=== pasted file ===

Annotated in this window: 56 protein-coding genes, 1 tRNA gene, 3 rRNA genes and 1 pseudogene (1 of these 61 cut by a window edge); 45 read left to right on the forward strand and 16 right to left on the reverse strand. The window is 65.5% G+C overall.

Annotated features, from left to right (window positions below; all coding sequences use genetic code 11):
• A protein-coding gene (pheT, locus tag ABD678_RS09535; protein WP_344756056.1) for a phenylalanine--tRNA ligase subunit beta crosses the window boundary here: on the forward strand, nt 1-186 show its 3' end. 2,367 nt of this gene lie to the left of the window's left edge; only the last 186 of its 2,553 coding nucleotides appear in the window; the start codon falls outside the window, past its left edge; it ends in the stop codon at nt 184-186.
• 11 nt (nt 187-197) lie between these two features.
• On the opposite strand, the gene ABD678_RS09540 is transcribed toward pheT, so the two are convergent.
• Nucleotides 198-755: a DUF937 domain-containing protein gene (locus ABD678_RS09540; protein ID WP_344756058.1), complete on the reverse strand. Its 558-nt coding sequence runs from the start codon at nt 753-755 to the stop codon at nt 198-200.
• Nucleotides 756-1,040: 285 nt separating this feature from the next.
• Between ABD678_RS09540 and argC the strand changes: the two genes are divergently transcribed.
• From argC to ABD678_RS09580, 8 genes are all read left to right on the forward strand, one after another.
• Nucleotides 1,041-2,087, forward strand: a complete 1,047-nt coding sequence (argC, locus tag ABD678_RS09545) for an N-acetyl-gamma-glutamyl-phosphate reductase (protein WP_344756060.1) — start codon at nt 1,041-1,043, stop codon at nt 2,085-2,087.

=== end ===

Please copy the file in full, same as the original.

Annotated in this window: 56 protein-coding genes, 1 tRNA gene, 3 rRNA genes and 1 pseudogene (1 of these 61 cut by a window edge); 45 read left to right on the forward strand and 16 right to left on the reverse strand. The window is 65.5% G+C overall.

Annotated features, from left to right (window positions below; all coding sequences use genetic code 11):
• A protein-coding gene (pheT, locus tag ABD678_RS09535; protein WP_344756056.1) for a phenylalanine--tRNA ligase subunit beta crosses the window boundary here: on the forward strand, nt 1-186 show its 3' end. 2,367 nt of this gene lie to the left of the window's left edge; only the last 186 of its 2,553 coding nucleotides appear in the window; the start codon falls outside the window, past its left edge; it ends in the stop codon at nt 184-186.
• 11 nt (nt 187-197) lie between these two features.
• On the opposite strand, the gene ABD678_RS09540 is transcribed toward pheT, so the two are convergent.
• Nucleotides 198-755: a DUF937 domain-containing protein gene (locus ABD678_RS09540; protein ID WP_344756058.1), complete on the reverse strand. Its 558-nt coding sequence runs from the start codon at nt 753-755 to the stop codon at nt 198-200.
• Nucleotides 756-1,040: 285 nt separating this feature from the next.
• Between ABD678_RS09540 and argC the strand changes: the two genes are divergently transcribed.
• From argC to ABD678_RS09580, 8 genes are all read left to right on the forward strand, one after another.
• Nucleotides 1,041-2,087, forward strand: a complete 1,047-nt coding sequence (argC, locus tag ABD678_RS09545) for an N-acetyl-gamma-glutamyl-phosphate reductase (protein WP_344756060.1) — start codon at nt 1,041-1,043, stop codon at nt 2,085-2,087.